2) ANIM3306 – Clean, Green and Ethical Animal Production
Today’s consumer is increasingly concerned about the processes involved in producing the meat they eat, milk they drink and wool they wear. This heightened sensitivity has led to greater scrutiny of animal production systems and, whether right or wrong, the scrutiny is only likely to increase. In this unit, students learn about a new approach to agriculture through the development of animal production systems that are ‘clean, green and ethical’ (CGE). Specifically, we aim to minimise the use of chemicals and artificial hormones (clean), negative impact on the environment (green) and optimise animal welfare (ethical). We discuss the current landscape of animal production systems in Western Australia in this context and highlight the prospects and pitfalls facing the meat, milk and wool industries.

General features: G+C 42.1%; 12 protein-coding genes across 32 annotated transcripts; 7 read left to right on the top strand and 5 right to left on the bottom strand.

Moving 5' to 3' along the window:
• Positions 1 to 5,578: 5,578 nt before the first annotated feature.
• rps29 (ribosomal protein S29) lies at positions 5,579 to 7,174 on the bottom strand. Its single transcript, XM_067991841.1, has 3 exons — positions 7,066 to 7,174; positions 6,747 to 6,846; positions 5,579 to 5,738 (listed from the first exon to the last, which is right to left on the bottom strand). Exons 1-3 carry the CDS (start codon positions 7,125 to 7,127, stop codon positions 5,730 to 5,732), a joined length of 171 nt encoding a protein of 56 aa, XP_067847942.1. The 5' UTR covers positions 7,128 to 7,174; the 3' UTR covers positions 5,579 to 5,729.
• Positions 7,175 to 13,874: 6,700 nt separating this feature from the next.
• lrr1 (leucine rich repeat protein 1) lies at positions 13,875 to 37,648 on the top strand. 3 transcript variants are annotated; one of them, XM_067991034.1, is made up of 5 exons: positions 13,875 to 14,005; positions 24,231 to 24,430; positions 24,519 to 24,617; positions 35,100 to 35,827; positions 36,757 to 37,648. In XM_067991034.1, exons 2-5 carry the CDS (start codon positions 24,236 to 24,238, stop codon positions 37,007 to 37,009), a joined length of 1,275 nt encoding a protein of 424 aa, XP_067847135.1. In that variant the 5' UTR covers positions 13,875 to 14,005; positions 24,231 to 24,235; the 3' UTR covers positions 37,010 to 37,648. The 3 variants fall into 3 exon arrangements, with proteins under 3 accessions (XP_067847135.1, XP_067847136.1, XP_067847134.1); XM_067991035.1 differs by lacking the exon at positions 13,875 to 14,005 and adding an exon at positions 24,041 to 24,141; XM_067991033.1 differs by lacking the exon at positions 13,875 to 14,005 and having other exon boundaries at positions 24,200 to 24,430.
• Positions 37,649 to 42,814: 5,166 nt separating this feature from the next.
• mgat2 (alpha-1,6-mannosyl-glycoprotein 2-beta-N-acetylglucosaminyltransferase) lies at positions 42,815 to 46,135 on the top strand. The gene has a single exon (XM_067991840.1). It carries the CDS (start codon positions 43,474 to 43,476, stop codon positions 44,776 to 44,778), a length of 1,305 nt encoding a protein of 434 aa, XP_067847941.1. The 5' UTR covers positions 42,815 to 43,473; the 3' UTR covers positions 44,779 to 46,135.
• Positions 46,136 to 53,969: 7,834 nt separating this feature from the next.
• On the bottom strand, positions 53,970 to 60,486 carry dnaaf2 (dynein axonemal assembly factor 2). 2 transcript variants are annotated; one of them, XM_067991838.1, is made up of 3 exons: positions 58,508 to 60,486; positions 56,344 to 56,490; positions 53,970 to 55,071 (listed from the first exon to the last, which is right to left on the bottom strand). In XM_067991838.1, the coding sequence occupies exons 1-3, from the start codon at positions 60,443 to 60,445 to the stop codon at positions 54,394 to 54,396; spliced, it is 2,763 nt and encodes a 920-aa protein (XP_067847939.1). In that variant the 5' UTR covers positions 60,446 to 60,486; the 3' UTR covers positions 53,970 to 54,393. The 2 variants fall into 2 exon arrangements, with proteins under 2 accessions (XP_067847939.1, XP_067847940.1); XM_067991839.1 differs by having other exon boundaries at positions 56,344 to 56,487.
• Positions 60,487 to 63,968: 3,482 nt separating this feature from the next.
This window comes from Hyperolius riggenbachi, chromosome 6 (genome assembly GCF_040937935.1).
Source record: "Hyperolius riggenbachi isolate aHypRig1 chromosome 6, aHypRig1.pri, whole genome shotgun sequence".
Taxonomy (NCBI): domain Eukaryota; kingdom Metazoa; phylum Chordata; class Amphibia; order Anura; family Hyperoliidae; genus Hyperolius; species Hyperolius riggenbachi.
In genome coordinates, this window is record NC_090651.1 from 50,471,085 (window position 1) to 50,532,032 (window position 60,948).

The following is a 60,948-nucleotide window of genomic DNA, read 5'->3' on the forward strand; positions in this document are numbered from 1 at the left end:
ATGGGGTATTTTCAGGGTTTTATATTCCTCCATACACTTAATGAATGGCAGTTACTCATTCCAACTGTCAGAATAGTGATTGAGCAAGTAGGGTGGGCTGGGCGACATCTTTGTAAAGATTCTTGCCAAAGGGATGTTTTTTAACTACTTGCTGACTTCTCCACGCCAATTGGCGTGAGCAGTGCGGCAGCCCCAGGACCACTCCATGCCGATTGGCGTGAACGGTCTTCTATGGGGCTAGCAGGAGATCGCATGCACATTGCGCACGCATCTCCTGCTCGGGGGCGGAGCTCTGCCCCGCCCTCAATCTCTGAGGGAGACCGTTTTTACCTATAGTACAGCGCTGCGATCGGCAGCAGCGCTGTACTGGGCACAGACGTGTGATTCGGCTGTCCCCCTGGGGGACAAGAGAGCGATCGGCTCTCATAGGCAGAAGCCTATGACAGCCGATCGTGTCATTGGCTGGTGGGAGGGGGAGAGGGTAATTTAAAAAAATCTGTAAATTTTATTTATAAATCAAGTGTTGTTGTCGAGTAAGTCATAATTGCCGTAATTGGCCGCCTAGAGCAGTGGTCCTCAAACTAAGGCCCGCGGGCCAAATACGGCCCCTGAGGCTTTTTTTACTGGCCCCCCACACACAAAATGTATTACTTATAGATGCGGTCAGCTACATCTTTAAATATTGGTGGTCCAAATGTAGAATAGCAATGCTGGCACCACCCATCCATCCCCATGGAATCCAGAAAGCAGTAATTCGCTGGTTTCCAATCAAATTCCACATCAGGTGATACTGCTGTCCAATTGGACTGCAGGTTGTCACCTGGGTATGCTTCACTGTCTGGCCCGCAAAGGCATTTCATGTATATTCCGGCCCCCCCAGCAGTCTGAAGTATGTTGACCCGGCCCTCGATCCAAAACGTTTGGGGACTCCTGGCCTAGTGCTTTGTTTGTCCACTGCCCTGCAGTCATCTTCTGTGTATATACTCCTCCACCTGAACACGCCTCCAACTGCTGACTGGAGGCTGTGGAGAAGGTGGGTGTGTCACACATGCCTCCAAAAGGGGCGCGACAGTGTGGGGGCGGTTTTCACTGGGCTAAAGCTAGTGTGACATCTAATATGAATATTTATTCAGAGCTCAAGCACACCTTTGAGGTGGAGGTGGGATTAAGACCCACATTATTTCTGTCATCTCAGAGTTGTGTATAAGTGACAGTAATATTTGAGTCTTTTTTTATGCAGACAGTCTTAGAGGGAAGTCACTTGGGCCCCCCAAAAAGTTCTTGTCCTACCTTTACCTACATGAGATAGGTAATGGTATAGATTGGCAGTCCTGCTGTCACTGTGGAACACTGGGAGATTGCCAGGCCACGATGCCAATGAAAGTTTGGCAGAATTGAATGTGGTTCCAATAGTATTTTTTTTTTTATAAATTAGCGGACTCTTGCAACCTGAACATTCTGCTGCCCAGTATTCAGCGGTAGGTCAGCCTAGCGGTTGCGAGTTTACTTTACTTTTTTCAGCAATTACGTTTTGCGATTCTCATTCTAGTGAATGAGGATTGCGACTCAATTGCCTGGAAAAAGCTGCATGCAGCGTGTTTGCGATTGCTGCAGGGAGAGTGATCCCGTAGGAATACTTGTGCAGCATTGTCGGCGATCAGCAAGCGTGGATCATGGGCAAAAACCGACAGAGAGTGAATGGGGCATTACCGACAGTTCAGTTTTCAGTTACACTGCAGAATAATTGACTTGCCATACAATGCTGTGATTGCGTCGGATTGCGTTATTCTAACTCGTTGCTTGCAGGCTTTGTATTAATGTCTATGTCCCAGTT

3) SCOM2208 Science Writing
In this unit, students improve their ability to communicate effectively through their writing via a variety of media. They look at science writing in print media, online, in fact sheets and books. They develop skills at sharing scientific information with non-specialists. Students interview a UWA researcher and write a news article about their work, a feature article about a scientific topic, maintain a blog, and reflect on their learning. Strong writing skills are a great asset for future academic or commercial success.
Current external positions
International Congress on Animal Reproduction (ICAR)
Member, International Standing Committee,
Member, Sub-Committee for Technology Transfer to Developing Economies

International Symposium on Ruminant Physiology (ISRP)
Member, International Scientific Committee,
Member, Local Scientific Committee for 2014 Meeting (Canberra)

International Organizing Committee, Ruminant Reproduction Symposium
Useful links
New and noteworthy
Perhaps my most important discoveries include:
• Rapid (minutes) increase in LH pulse frequency in ewes induced by introduction of rams;